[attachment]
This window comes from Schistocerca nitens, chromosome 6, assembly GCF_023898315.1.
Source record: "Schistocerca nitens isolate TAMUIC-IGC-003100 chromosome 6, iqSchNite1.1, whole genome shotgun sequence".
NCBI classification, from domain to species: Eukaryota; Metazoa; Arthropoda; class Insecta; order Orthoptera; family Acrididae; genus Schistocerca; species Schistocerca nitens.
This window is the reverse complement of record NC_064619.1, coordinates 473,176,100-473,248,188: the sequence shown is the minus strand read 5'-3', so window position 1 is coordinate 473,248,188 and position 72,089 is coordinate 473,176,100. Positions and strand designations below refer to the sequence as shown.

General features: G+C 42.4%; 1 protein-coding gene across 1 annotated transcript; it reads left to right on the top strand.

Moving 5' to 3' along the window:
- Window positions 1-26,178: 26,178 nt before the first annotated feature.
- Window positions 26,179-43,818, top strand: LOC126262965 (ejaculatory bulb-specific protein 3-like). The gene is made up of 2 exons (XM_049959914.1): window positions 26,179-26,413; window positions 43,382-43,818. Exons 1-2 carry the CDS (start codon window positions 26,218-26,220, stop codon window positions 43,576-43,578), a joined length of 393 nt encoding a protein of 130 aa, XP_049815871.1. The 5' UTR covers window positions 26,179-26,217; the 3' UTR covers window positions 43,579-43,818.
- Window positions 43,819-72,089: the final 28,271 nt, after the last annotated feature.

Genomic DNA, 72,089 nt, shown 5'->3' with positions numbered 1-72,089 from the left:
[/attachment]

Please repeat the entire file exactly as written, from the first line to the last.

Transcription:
This window comes from Schistocerca nitens, chromosome 6, assembly GCF_023898315.1.
Source record: "Schistocerca nitens isolate TAMUIC-IGC-003100 chromosome 6, iqSchNite1.1, whole genome shotgun sequence".
NCBI classification, from domain to species: Eukaryota; Metazoa; Arthropoda; class Insecta; order Orthoptera; family Acrididae; genus Schistocerca; species Schistocerca nitens.
This window is the reverse complement of record NC_064619.1, coordinates 473,176,100-473,248,188: the sequence shown is the minus strand read 5'-3', so window position 1 is coordinate 473,248,188 and position 72,089 is coordinate 473,176,100. Positions and strand designations below refer to the sequence as shown.

General features: G+C 42.4%; 1 protein-coding gene across 1 annotated transcript; it reads left to right on the top strand.

Moving 5' to 3' along the window:
- Window positions 1-26,178: 26,178 nt before the first annotated feature.
- Window positions 26,179-43,818, top strand: LOC126262965 (ejaculatory bulb-specific protein 3-like). The gene is made up of 2 exons (XM_049959914.1): window positions 26,179-26,413; window positions 43,382-43,818. Exons 1-2 carry the CDS (start codon window positions 26,218-26,220, stop codon window positions 43,576-43,578), a joined length of 393 nt encoding a protein of 130 aa, XP_049815871.1. The 5' UTR covers window positions 26,179-26,217; the 3' UTR covers window positions 43,579-43,818.
- Window positions 43,819-72,089: the final 28,271 nt, after the last annotated feature.

Genomic DNA, 72,089 nt, shown 5'->3' with positions numbered 1-72,089 from the left: